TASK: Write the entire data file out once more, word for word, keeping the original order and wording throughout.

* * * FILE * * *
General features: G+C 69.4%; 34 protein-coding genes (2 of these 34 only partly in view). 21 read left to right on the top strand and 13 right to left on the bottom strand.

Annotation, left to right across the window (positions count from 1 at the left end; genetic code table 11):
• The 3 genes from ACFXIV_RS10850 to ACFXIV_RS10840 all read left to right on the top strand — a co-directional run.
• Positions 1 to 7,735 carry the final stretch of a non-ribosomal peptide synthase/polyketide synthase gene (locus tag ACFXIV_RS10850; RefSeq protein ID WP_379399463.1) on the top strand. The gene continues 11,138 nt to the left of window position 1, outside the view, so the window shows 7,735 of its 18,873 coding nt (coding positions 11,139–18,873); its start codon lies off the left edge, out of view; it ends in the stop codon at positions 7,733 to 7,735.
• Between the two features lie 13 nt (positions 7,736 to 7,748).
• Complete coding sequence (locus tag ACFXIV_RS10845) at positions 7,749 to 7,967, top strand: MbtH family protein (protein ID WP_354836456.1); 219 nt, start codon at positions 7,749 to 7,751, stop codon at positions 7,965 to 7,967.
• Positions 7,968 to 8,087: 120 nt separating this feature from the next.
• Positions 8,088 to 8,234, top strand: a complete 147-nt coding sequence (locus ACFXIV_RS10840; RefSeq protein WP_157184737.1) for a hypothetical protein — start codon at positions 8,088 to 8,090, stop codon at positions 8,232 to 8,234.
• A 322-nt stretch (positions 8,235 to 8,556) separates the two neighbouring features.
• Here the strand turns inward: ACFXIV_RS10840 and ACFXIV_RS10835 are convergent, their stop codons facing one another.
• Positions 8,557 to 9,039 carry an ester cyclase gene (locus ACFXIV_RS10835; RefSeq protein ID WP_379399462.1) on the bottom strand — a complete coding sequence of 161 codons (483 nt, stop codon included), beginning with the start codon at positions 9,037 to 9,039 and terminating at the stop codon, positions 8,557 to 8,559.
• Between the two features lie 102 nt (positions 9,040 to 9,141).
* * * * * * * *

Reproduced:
General features: G+C 69.4%; 34 protein-coding genes (2 of these 34 only partly in view). 21 read left to right on the top strand and 13 right to left on the bottom strand.

Annotation, left to right across the window (positions count from 1 at the left end; genetic code table 11):
• The 3 genes from ACFXIV_RS10850 to ACFXIV_RS10840 all read left to right on the top strand — a co-directional run.
• Positions 1 to 7,735 carry the final stretch of a non-ribosomal peptide synthase/polyketide synthase gene (locus tag ACFXIV_RS10850; RefSeq protein ID WP_379399463.1) on the top strand. The gene continues 11,138 nt to the left of window position 1, outside the view, so the window shows 7,735 of its 18,873 coding nt (coding positions 11,139–18,873); its start codon lies off the left edge, out of view; it ends in the stop codon at positions 7,733 to 7,735.
• Between the two features lie 13 nt (positions 7,736 to 7,748).
• Complete coding sequence (locus tag ACFXIV_RS10845) at positions 7,749 to 7,967, top strand: MbtH family protein (protein ID WP_354836456.1); 219 nt, start codon at positions 7,749 to 7,751, stop codon at positions 7,965 to 7,967.
• Positions 7,968 to 8,087: 120 nt separating this feature from the next.
• Positions 8,088 to 8,234, top strand: a complete 147-nt coding sequence (locus ACFXIV_RS10840; RefSeq protein WP_157184737.1) for a hypothetical protein — start codon at positions 8,088 to 8,090, stop codon at positions 8,232 to 8,234.
• A 322-nt stretch (positions 8,235 to 8,556) separates the two neighbouring features.
• Here the strand turns inward: ACFXIV_RS10840 and ACFXIV_RS10835 are convergent, their stop codons facing one another.
• Positions 8,557 to 9,039 carry an ester cyclase gene (locus ACFXIV_RS10835; RefSeq protein ID WP_379399462.1) on the bottom strand — a complete coding sequence of 161 codons (483 nt, stop codon included), beginning with the start codon at positions 9,037 to 9,039 and terminating at the stop codon, positions 8,557 to 8,559.
• Between the two features lie 102 nt (positions 9,040 to 9,141).